A movie log formerly known as Bookishness / By Charles Matthews

"Dazzled by so many and such marvelous inventions, the people of Macondo ... became indignant over the living images that the prosperous merchant Bruno Crespi projected in the theater with the lion-head ticket windows, for a character who had died and was buried in one film and for whose misfortune tears had been shed would reappear alive and transformed into an Arab in the next one. The audience, who had paid two cents apiece to share the difficulties of the actors, would not tolerate that outlandish fraud and they broke up the seats. The mayor, at the urging of Bruno Crespi, explained in a proclamation that the cinema was a machine of illusions that did not merit the emotional outbursts of the audience. With that discouraging explanation many ... decided not to return to the movies, considering that they already had too many troubles of their own to weep over the acted-out misfortunes of imaginary beings."
--Gabriel García Márquez, One Hundred Years of Solitude

Friday, January 15, 2010

From Russia With Stories

The following article appeared, in another version, in the January-February issue of Stanford Magazine

The title of Elif Batuman's new book, The Possessed: Adventures With Russian Books and the People Who Read Them (Farrar, Straus and Giroux), echoes that of Dostoevsky's strange, dark novel, which is also known as The Demons. In the introduction to her book, Batuman, PhD '07, tells us that Dostoevsky's novel “narrates the descent into madness of a circle of intellectuals in a remote Russian province: a situation analogous, in certain ways, to my own experiences in graduate school.” But the adventures that Batuman recounts in her book are more like those of Alice in Wonderland than like those of Stavrogin in provincial Russia. 
Batuman grew up in New Jersey, the daughter of Turkish-born physicians who emigrated to the United States in the 1970s. When she graduated from Harvard, she wanted to be a writer, but although she was offered a fellowship at a writers' colony housed in a former lumber mill on Cape Cod she chose graduate school at Stanford instead. She recalls her first impressions in the introduction to her book: “Under rolling green hills, positrons were speeding through the world's longest linear accelerator; in towers high above the palm trees lay the complete Paris files of the Russian Imperial secret police. Stanford was essentially the opposite of a colonial New England lumber mill.”

She now teaches a workshop for seniors in Stanford's Interdisciplinary Studies in Humanities program, but she has also fulfilled her goal of becoming a writer. Keith Gessen, editor of the magazine n+1, saw the work she had published in the Harvard Advocate as an undergraduate and asked her to write for him. “Babel in California,” her account of her participation in a conference at Stanford on Isaac Babel's life and work, appeared in the second issue of n+1 in the spring of 2005. There it caught the attention of David Remnick, editor of the New Yorker, who assigned her a piece on Thai kickboxing that appeared in 2006. She has written several more pieces for the New Yorker, as well as for the Guardian and for Harper's. In 2007, Batuman received a grant from the Rona Jaffe Foundation for women writers, which gave her some leisure to work on the novel that's her next major project.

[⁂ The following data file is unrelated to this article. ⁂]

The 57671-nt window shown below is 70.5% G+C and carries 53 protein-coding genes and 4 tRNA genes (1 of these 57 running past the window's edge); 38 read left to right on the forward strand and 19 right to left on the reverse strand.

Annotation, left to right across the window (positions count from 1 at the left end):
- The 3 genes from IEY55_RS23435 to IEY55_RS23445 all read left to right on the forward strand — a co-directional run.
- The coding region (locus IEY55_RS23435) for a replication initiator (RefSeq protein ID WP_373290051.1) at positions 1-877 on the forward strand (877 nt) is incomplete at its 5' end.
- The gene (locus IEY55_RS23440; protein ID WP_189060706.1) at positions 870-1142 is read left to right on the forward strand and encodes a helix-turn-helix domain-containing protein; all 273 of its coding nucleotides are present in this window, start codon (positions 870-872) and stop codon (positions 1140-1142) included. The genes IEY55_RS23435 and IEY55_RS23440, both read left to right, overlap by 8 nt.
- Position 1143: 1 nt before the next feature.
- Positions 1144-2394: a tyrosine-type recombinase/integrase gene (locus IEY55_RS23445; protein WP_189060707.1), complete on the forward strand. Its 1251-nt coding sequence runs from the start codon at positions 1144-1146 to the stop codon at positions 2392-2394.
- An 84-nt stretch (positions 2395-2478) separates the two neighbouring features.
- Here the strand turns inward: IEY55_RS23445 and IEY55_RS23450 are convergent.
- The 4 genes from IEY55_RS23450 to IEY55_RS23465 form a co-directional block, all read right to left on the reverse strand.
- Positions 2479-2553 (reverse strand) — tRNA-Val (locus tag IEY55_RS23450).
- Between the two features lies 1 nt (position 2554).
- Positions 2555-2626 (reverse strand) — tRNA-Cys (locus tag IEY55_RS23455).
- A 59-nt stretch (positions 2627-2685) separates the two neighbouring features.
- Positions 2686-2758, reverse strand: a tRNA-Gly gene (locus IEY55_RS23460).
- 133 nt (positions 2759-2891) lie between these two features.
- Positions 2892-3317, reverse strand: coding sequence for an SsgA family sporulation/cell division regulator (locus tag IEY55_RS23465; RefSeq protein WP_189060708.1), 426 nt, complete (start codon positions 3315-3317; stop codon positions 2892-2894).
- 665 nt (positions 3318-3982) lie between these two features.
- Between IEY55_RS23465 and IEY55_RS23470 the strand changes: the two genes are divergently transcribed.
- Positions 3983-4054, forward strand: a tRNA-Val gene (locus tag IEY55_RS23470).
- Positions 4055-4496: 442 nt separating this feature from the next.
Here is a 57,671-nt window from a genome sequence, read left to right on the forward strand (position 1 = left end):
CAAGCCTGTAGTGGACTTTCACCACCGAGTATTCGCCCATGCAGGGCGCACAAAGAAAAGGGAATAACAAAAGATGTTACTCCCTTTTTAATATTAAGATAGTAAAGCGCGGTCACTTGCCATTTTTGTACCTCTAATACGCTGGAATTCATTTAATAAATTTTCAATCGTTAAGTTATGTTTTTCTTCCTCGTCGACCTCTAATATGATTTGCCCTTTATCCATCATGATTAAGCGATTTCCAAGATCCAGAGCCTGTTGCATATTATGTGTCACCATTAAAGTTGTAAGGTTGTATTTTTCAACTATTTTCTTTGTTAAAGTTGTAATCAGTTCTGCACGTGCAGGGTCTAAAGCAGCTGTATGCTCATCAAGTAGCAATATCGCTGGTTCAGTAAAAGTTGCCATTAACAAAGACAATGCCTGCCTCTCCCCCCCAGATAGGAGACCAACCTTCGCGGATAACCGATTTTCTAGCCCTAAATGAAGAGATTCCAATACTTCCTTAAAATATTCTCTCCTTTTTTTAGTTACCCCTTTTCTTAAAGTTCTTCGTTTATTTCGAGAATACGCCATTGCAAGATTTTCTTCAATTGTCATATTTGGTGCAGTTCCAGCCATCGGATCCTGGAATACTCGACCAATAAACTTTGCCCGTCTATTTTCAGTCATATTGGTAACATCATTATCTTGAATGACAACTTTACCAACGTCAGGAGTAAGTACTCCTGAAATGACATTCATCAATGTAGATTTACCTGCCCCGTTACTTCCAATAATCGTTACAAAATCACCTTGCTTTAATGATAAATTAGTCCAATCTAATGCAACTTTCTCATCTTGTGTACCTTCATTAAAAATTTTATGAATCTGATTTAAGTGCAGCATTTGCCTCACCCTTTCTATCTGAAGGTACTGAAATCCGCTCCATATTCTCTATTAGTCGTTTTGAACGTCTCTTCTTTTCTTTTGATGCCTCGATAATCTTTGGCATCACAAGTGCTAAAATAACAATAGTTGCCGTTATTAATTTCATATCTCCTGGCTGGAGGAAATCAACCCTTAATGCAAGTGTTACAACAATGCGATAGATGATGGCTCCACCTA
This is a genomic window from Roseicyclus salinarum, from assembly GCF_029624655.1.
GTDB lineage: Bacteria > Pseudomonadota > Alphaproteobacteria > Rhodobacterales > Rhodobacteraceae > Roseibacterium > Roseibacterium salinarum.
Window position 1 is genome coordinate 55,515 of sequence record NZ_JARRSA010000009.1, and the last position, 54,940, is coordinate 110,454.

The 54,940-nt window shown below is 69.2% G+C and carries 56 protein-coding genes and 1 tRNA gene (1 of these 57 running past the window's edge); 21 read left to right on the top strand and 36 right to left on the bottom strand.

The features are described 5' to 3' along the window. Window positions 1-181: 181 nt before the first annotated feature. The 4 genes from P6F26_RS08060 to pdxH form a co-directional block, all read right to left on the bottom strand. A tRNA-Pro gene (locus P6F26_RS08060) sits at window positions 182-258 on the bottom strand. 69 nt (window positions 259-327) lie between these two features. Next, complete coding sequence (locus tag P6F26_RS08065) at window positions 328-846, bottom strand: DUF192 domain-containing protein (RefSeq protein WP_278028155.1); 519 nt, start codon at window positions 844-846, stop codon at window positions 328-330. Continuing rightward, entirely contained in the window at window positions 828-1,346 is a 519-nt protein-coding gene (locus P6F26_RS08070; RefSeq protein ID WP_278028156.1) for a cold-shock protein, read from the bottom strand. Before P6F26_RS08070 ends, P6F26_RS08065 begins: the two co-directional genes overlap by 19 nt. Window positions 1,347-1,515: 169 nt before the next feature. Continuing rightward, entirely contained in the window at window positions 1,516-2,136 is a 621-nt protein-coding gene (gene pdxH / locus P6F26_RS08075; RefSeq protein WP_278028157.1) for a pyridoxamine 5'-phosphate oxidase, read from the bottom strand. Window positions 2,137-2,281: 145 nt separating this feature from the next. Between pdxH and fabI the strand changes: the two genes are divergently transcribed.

It was Gessen who urged her to collect several of her articles in book form. The Possessed recounts some of the things that happened to Batuman in the course of obtaining her doctorate in comparative literature: She encountered Babel's eccentric relatives; journeyed to Samarkand to study Old Uzbek (a language that her instructor claimed has a hundred words for crying); attended a conference at Yasnaya Polyana where she pursued a (mostly) tongue-in-cheek theory that Tolstoy was murdered; explored a palace made entirely of ice in St. Petersburg; and experienced the friendships, frustrations, and challenges of graduate school.

Batuman has an almost Dickensian eye for precise and unusual detail and a gift at vivid characterization, and her sharpness of wit and slyness of tone are reminiscent of such humorists as Twain and Thurber. She acknowledges a fondness for all of those writers, but cites another influence: Haruki Murakami, for “the way the real shades into the surreal in his stories.” Batuman says her essays are the result of “copious note-taking,” and the abundance of often hilarious, occasionally poignant, and invariably off-beat details about people and places -- the unexpected and sometimes bizarre experiences of living and studying in Uzbekistan, the aura of decadence of the St. Petersburg ice palace, the obsessive scholars at the Babel and Tolstoy conferences – does lend an aspect of the surreal to her work.

But while the essays in her book present graduate study as a kind of “descent into madness,” she admits that graduate school is “one of the last spheres where private life and 'interpersonal relationships' -- relationships with other students, with professors, with the books you're reading, between the books you're reading, within the books you're reading – are accorded the highest priority and become the subject of attention, description, and study.” She sees literary scholars as “progressing toward a cumulative understanding of literature,” and cites as her mentors such professors as Gregory Freidin, Jean-Pierre Dupuy, Monika Greenleaf, Franco Moretti, and Joshua Landy. In the book she concludes, “If I could start over today, I would choose literature again. If the answers exist in the world or in the universe, I still think that's where we're going to find them.”

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